International commercial arbitration will, to a certain degree, remain to be the preferred method for dispute resolution, owing to the factor of it being relatively speedy with a focus on party autonomy, privacy, confidentiality and finality along with it arising as a consequence to a settlement procedure from a contractual agreement between private parties rather than a court ruling which represents the sovereignty of a state, substantially easing the way for the enforcement of an arbitral award in a national court rather than a foreign state platform.
Yet, sometimes securing an award or a final judgement in favour from the arbitration court may only be a half-won battle with the other half depending on enforcing the received award even with several bilateral treaties and conventions soothing the way. This paper aims to understand international commercial arbitration, the process of enforcement of an arbitral award in India and otherwise, and the need for judicial support required to enforce such awards.
Further, the paper consists of Five Parts; Part I introduces the paper, Part II examines International Commercial Arbitration, Part III delves into the Enforcement of Arbitral Awards, Part IV discusses the enforcement of foreign awards in India and Part V concludes the Paper.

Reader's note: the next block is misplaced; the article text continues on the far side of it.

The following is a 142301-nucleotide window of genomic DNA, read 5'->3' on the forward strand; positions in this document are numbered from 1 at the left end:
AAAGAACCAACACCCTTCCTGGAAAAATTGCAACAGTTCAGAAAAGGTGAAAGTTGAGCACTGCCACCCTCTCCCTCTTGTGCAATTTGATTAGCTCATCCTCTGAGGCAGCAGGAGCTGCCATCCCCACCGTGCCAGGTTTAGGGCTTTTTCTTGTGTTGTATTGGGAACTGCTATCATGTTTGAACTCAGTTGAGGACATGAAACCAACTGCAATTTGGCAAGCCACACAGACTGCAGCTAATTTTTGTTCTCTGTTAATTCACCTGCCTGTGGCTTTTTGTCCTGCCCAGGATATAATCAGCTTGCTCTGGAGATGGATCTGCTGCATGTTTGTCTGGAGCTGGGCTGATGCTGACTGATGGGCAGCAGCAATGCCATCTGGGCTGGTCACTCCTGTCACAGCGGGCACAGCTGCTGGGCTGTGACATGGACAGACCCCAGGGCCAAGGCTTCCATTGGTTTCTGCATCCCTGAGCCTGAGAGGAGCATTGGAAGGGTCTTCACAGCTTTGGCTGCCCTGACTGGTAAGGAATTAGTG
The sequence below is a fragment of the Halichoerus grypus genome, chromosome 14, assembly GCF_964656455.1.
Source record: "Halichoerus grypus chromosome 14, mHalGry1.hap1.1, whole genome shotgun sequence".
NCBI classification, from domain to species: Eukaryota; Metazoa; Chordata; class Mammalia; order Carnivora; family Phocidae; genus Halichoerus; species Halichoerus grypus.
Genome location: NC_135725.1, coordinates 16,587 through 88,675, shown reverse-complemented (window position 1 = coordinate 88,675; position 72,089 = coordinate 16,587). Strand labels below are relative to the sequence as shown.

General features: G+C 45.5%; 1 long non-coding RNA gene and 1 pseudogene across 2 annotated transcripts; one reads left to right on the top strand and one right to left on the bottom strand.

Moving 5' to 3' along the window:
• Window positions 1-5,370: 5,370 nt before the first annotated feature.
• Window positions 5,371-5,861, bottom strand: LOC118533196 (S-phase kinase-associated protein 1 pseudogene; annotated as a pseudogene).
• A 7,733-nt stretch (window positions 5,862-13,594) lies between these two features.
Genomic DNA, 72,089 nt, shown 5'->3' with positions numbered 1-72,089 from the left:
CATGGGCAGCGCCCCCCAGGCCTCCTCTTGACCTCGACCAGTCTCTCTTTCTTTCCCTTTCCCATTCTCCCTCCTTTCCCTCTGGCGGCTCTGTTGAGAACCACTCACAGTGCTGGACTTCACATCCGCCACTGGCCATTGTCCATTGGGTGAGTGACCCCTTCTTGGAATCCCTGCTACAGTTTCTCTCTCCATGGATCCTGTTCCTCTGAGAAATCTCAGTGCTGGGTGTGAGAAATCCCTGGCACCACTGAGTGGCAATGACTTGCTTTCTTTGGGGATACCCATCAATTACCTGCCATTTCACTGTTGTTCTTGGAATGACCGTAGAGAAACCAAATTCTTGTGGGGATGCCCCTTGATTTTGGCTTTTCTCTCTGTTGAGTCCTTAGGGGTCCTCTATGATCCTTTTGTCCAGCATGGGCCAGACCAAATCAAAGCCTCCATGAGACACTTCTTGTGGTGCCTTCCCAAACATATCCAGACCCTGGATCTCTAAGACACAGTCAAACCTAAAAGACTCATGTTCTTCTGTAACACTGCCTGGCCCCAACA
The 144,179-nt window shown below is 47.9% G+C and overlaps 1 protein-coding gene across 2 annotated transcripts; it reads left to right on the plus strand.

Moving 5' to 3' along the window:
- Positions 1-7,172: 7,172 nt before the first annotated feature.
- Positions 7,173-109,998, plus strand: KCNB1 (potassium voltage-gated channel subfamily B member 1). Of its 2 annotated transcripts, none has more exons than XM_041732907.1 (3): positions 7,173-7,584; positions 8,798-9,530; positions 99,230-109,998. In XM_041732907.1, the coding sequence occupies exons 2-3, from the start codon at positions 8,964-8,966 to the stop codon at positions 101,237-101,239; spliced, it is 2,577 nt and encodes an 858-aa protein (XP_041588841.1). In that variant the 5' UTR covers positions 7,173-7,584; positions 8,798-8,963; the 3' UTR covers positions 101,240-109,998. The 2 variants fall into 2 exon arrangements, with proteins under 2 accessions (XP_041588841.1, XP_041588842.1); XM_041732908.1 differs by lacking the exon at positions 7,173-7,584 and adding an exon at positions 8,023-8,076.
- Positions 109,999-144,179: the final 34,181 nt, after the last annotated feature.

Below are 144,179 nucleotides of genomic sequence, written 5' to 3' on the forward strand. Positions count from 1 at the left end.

INTERNATIONAL COMMERCIAL ARBITRATION
An Arbitration is considered commercial when it transpires out of a commercial relationship, UNCITRAL Model Law states the below as relationships of commercial nature:
“any trade transaction for the supply or exchange of goods or services; distribution agreement; commercial representation or agency; factoring; leasing; construction of works; consulting; engineering; licensing; investment; financing; banking; insurance; exploitation agreement or concession; joint venture and other forms of industrial or business cooperation; carriage of goods or passengers by air, sea, rail or road.”
Commercial arbitration can be domestic or international, according to the UNCITRAL Model Law on International Commercial Arbitration, An Arbitration is considered to be international if:
“(a) The parties to the arbitration agreement have, at the time of the conclusion of the agreement, their places of business in different States.